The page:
Oh boy, have I been looking forward to this one.
Mr Miyagi’s has been top of the charts in recent weeks for influencer/food reviewer invites. I think every single person I’ve come across in the industry (other than myself) has been there in the last month and I’ve heard mixed things – mainly average food, but good vibes!
After an enjoyable brunch at qwerty, I thought it would be a great time to check it out for the first time – so the wife and I headed up to see what the fuss is about. I’ve seen marketing material alluding to an Asian street-food concept with a relaxed vibe – think buckets of alcohol a la the ‘Full Moon Party’ and drinks served in paper bags; it sounded like the perfect way to continue the party post-brunch.
We arrived at the venue and approached the entrance, we peeked our heads inside and noticed the venue was deserted – quite surprising really, as it seems like the perfect place to visit post-brunch, especially with it still being a bit too hot outside and there being a couple of popular brunches in the hotel. Nevertheless, we were still looking forward to checking it out and imagining we’re wandering through a Tokyo street market or sipping cocktails on a beach in Thailand.
The security stopped us as we entered and requested we get our hands stamped and remove the wristbands we received at brunch – a little unusual when we’re just going for a couple of drinks and a bit of food in an empty bar, but I’ll let them have that feeling of importance of being a super-hypey club, with need for a militant doorman on a Friday afternoon at 4.
Now, I’m going to digress slightly here, but in general, I’m a fan of dress-codes. I’ve been to a few high-end restaurants in the last couple of years (Vue de Monde – Melbourne, Quay – Sydney, The Grill / Aquavit – New York) where the wife and I have donned our gladrags for an opulent, sophisticated evening and it’s always frustrating when you do arrive and feel like a bit of a nob, as the table next to you are all in shorts or scruffy jeans and trainers. I love the romance of a really high-end restaurant, the fuss made over you, the service staff treating you like a king or queen and it does make me sad when people can’t be bothered to dress appropriately anymore – and that restaurants seem to be a lot more lackadaisical in making diners adhere to their rules.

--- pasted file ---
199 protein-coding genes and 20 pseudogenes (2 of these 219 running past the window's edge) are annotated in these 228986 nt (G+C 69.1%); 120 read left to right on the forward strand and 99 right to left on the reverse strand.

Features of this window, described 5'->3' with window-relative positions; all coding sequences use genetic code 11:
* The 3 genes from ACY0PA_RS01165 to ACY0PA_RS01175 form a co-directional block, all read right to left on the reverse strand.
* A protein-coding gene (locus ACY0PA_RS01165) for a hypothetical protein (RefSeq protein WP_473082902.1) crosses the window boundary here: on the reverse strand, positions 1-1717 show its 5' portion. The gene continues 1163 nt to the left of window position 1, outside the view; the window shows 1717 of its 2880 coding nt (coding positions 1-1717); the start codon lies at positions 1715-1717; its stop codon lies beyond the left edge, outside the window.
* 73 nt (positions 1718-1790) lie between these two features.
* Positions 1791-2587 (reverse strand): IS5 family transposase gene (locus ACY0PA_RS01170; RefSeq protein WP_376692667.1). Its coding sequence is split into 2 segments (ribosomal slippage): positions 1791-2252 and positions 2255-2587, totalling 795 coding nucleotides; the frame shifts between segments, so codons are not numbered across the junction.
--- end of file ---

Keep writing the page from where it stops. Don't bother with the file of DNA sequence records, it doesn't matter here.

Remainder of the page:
So, back to Mr. Miyagi’s. Yes, the STREET FOOD joint, selling sandcastle-bucket cocktails, with plastic chairs – yes, THAT Mr. Miyagi’s. We got our stamps, were about to make our first step into the bar when a rude lady came screaming from behind us,
“No flip-flops, you’re not coming in”.
I was in shorts and boating shoes which was acceptable, but the wife, wearing shorts and a smart top with bamboo flip-flops (not Havaianas or anything ostentatious) was not fine.
“Heels & stilettos are fine for ladies, but no slippers. You’re not coming in”.
We first tried to reason with her like adults, explained we’re just here for a couple of drinks and a bite to eat, also that the bar was quiet – but to no avail. I asked to explain how on Earth you can run an ‘Asian Street Food’ concept and have such a ridiculous dress-code, when the whole point of street food is that it’s served on the street where no dress-codes exist but nada. She forcefully asked us to leave and we were left no choice.
It’s great to see another venue popping up in Dubai applying archaic rules that “women should be in heels”, especially when trying to run with a concept that is about as detached to dressing up as you can get. I thought we’d got over these dark ages but obviously not. Mr. Miyagi’s is everything that’s wrong with the industry with disgusting sexist policies, and staff members who think they’re running the door at ‘Le Bain’.
I sincerely hope it goes the same way as the two venues it’s taken over, as there’s just no room for this nonsense in the world any more.